Defending Duquesne: The university must fend off another assault on religious liberty

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In the new Andy Garcia movie "For Greater Glory," based on a true story of 1920s Mexico, Catholics rebel against a national government determined to suppress their church. Their battle cry is "Viva Cristo Rey!" ("Long live Christ the King").

In the United States, our cherished freedom of religion means that we need not fear government interference in the practice of our faith. It's enshrined in the First Amendment to the Constitution and the federal Religious Freedom Restoration Act.

But as of Monday, Duquesne University is facing a threat to its religious liberty, just one more example of our federal government's increasing tendency to erode protections for religious organizations.

A regional director of the National Labor Relations Board ruled Monday that the university must accept board jurisdiction over personnel matters, even though Duquesne is a Catholic institution and the federal courts have instructed the NLRB to exempt religious universities from its oversight. Duquesne appears to be prepared for an appeal to the full NLRB in Washington, and then possibly a court showdown.

Duquesne is not alone. Two other Catholic institutions -- Manhattan College in New York and St. Xavier University in Chicago -- are appealing similar NLRB regional rulings issued last year. Indeed, disputes between the NLRB and Catholic colleges and universities have gone on for decades without long-term resolution.

Pittsburgh's NLRB director has needlessly put Duquesne in a bad spot. Adjunct faculty members want to organize and won't be happy waiting for a protracted legal battle over First Amendment rights. The United Steelworkers are desperate for new members. Their usual course of action is to ask the NLRB to oversee union elections and collective bargaining.

But in this case, NLRB oversight is unconstitutional. The involvement of a federal agency in personnel matters at a Catholic university would necessarily entangle the government in religious matters.

The Obama administration should have learned that lesson by now. Its mandate that employers' health insurers provide coverage for contraceptives, abortion-causing drugs and sterilizations has brought on lawsuits from at least 54 Catholic dioceses, colleges, charities and other employers. This week the Catholic bishops begin their "Fortnight for Freedom" -- a period of intense prayer from today through Independence Day that seeks relief from this encroachment on religious freedom.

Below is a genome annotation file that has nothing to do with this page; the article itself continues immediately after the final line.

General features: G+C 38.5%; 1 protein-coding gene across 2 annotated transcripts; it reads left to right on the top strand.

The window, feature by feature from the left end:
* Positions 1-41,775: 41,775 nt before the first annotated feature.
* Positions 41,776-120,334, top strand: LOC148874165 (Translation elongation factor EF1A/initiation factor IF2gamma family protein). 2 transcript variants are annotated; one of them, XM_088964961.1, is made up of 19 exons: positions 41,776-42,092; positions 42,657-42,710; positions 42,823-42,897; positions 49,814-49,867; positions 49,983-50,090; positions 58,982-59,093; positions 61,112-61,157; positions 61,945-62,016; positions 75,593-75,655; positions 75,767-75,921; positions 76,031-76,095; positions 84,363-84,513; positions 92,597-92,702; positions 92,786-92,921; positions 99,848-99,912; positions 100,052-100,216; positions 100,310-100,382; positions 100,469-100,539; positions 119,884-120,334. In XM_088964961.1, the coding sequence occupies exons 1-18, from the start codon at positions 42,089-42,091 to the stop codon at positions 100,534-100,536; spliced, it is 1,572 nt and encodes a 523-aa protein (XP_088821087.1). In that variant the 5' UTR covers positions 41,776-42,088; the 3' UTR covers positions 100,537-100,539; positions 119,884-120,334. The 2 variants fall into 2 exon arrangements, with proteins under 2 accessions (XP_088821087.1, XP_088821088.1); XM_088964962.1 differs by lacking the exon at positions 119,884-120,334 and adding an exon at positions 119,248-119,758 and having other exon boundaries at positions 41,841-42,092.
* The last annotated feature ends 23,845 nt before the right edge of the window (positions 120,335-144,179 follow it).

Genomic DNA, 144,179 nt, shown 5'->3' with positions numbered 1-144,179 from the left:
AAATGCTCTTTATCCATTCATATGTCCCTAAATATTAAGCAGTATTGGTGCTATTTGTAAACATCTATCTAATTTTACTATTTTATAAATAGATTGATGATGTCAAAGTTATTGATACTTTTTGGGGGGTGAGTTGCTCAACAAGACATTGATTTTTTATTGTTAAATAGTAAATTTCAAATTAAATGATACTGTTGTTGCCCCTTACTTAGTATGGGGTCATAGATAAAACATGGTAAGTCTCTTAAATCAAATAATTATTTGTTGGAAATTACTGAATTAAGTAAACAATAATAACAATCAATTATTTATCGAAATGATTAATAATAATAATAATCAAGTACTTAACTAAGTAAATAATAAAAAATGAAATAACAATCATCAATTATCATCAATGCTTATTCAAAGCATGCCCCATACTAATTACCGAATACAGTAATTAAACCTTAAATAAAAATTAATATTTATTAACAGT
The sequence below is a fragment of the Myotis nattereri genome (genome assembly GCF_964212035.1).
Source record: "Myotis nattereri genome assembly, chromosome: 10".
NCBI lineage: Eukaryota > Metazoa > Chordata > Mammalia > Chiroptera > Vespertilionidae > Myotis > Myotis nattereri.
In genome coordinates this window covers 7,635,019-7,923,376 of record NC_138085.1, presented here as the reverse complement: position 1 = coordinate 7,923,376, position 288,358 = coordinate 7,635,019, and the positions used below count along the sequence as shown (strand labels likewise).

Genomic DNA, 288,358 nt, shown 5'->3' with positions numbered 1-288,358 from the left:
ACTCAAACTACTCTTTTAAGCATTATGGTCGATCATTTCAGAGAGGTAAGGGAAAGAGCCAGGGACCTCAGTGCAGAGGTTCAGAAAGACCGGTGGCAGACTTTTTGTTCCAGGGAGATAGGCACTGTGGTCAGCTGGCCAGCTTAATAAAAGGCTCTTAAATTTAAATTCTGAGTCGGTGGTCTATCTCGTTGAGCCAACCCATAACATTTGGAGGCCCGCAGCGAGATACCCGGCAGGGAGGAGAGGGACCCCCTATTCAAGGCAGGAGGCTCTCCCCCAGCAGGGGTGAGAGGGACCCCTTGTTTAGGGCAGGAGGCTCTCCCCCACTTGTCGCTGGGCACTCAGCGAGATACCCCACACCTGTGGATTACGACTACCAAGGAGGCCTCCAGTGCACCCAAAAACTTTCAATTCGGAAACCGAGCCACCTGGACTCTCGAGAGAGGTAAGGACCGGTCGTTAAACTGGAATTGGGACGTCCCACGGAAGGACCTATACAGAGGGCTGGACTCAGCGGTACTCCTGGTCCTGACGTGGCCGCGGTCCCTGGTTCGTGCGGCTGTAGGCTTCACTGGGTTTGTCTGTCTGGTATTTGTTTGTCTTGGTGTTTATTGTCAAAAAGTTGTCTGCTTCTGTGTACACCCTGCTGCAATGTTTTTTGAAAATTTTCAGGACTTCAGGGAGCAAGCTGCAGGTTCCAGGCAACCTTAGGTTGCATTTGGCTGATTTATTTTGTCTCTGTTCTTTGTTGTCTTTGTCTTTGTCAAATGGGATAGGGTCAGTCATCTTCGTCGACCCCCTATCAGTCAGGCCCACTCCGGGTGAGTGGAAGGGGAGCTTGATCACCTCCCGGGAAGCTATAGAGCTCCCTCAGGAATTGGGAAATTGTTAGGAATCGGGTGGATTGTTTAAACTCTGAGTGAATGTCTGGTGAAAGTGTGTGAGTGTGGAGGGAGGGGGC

If the president's health insurance mandate has caused such an uproar from Catholic and other religious groups -- including many Catholic colleges and universities -- then how can the NLRB expect to oversee union negotiations over health benefits without getting entangled in such religious matters? There are many other potential entanglements with religion, such as negotiating paid holidays (should they include Catholic feast days?) or requirements for faculty teaching and behavior that conform to Catholic doctrine.

The NLRB's position rests on the assertion that many Catholic colleges and universities today are so weak and inconsistent in their religious identity that they are almost secular -- and on that, they're correct. My work at The Cardinal Newman Society is to help renew and strengthen Catholic identity in Catholic higher education, and it's a daunting task. We reported just this week that Duquesne hosted a book-signing event for former Gov. Ed Rendell, a staunch supporter of abortion rights, which would seem to contradict the university's claim that Catholic teaching -- including strong opposition to abortion -- is essential to its programs and policies.

But faith and fidelity is a matter for the Catholic Church to resolve. Since 1990, when Pope John Paul II issued the Vatican's constitution on Catholic universities, the church has been striving for more faithful Catholic education. A federal agency has no business deciding whether an organization is "sufficiently religious."

In 1979, the U.S. Supreme Court ruled in NLRB v. The Catholic Bishop of Chicago, et al., that the NLRB had violated the Constitution by asserting jurisdiction over Catholic schools. In 2002 and again in 2008, the D.C. Circuit Court firmly instructed the NLRB to stop interfering with any college or university that "holds itself out to students, faculty and community as providing a religious educational environment." That certainly applies to Duquesne.

If the NLRB continues to declare jurisdiction over Catholic colleges and universities, the only resolution may be another Supreme Court decision. A university that appeals its case to the D.C. Circuit Court will almost certainly win on precedent, but the NLRB seems intent on continuing to harass Catholic institutions despite the federal court's instructions.

Catholics have another recourse: prayer. During the bishops' "Fortnight for Freedom" which begins today, there might be a lot of prayer going on at Duquesne University. Catholics across the country will have one more thing to pray for, too.


Patrick J. Reilly is president of The Cardinal Newman Society and author of the report "The NLRB's Assault on Religious Liberty." First Published June 21, 2012 12:00 AM


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